U.S. Attorney William M. McSwain announced that Eugene Smith, 45, of Lithonia, GA was sentenced Monday to 51 months imprisonment after being convicted of conspiracy to commit wire fraud, wire fraud, conspiracy to traffic in counterfeit goods, and trafficking in counterfeit goods, arising from Smith’s leadership role in the production and sale of counterfeit tickets to sporting events, including the National Football League’s Super Bowl LI (51) in Houston (between the Patriots and the Falcons) and Super Bowl LII (52) in Minneapolis (between the Eagles and the Patriots), a National Basketball Association All-Star game, National Collegiate Athletic Association Championship football and basketball games, and other sporting events and concerts.
The counterfeit tickets bore the authentic trademarks of the respective organization or agency that was registered with the United States Patent and Trademark Office. Smith sold the counterfeit tickets at the various venues and also distributed the counterfeit tickets to other sellers nationwide for resale to victims.
Smith targeted events and victims based on profitability – the bigger the event, the bigger the payoff. The scheme involved several steps and multiple players: after determining which events would draw the most profit, Smith provided a real ticket to the event to his printer for use in the production of multiple tickets for the event. Smith would then travel to venues to sell the counterfeit tickets or he provided the counterfeit tickets to other sellers to resell to unwitting fans. This scheme involved sophisticated printing that mimicked the authentic tickets’ markings and hologram.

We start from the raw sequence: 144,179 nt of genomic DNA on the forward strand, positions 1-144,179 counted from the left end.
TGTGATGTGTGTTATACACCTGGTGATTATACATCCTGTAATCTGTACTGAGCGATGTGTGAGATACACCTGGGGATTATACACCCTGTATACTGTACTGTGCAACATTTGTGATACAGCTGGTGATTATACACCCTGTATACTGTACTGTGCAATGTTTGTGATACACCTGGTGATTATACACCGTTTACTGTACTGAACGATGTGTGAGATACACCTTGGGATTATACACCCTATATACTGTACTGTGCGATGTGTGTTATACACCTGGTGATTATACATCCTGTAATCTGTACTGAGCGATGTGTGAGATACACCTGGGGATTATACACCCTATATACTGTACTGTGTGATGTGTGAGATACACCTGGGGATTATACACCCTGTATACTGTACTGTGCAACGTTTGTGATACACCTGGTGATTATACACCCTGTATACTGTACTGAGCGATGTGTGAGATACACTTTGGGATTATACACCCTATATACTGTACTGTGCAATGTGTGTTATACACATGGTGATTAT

At Smith’s sentencing hearing, Eric Ferguson, who was also charged with the same offenses, testified that he was recruited by Smith to produce the counterfeit tickets for the sporting events and concerts. The government presented evidence that the face value of the counterfeit tickets printed by Ferguson was at least $170,000, but the government estimated that the actual resale value of the tickets, particularly the Super Bowl tickets, far exceeded their face value.
“This case isn’t just about taking advantage of sports fans’ willingness to spend their hard-earned dollars to enjoy a game; this is about ensuring that consumers of all types can trust that when they spend their money, they are getting the authentic product for which they paid,” said U.S. Attorney McSwain. “Smith is nothing more than a con-artist and thief, and I’m grateful that the judge saw it that way and gave him a sentence that ensures justice for his victims.”
The case was investigated by the Federal Bureau of Investigation and prosecuted by Assistant United States Attorneys Joan E. Burnes and Anita Eve.
This is a press release from the FBI.